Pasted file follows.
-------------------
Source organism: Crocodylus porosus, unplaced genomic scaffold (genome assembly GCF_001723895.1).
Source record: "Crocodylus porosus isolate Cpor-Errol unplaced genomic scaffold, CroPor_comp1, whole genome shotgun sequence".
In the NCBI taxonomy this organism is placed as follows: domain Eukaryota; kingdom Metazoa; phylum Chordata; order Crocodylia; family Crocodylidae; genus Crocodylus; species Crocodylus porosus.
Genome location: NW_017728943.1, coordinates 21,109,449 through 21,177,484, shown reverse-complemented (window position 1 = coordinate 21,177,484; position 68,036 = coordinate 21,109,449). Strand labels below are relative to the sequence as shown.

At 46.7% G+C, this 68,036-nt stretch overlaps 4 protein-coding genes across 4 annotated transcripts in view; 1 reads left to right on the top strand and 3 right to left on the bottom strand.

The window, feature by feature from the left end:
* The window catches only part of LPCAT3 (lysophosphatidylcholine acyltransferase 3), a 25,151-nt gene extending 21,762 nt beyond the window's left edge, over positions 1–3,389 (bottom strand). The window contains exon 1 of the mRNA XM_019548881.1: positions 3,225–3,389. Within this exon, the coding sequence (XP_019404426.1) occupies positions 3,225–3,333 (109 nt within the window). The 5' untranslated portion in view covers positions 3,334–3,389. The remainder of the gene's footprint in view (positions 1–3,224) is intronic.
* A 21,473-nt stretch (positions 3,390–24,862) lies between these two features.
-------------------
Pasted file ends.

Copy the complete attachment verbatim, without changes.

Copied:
Source organism: Crocodylus porosus, unplaced genomic scaffold (genome assembly GCF_001723895.1).
Source record: "Crocodylus porosus isolate Cpor-Errol unplaced genomic scaffold, CroPor_comp1, whole genome shotgun sequence".
In the NCBI taxonomy this organism is placed as follows: domain Eukaryota; kingdom Metazoa; phylum Chordata; order Crocodylia; family Crocodylidae; genus Crocodylus; species Crocodylus porosus.
Genome location: NW_017728943.1, coordinates 21,109,449 through 21,177,484, shown reverse-complemented (window position 1 = coordinate 21,177,484; position 68,036 = coordinate 21,109,449). Strand labels below are relative to the sequence as shown.

At 46.7% G+C, this 68,036-nt stretch overlaps 4 protein-coding genes across 4 annotated transcripts in view; 1 reads left to right on the top strand and 3 right to left on the bottom strand.

The window, feature by feature from the left end:
* The window catches only part of LPCAT3 (lysophosphatidylcholine acyltransferase 3), a 25,151-nt gene extending 21,762 nt beyond the window's left edge, over positions 1–3,389 (bottom strand). The window contains exon 1 of the mRNA XM_019548881.1: positions 3,225–3,389. Within this exon, the coding sequence (XP_019404426.1) occupies positions 3,225–3,333 (109 nt within the window). The 5' untranslated portion in view covers positions 3,334–3,389. The remainder of the gene's footprint in view (positions 1–3,224) is intronic.
* A 21,473-nt stretch (positions 3,390–24,862) lies between these two features.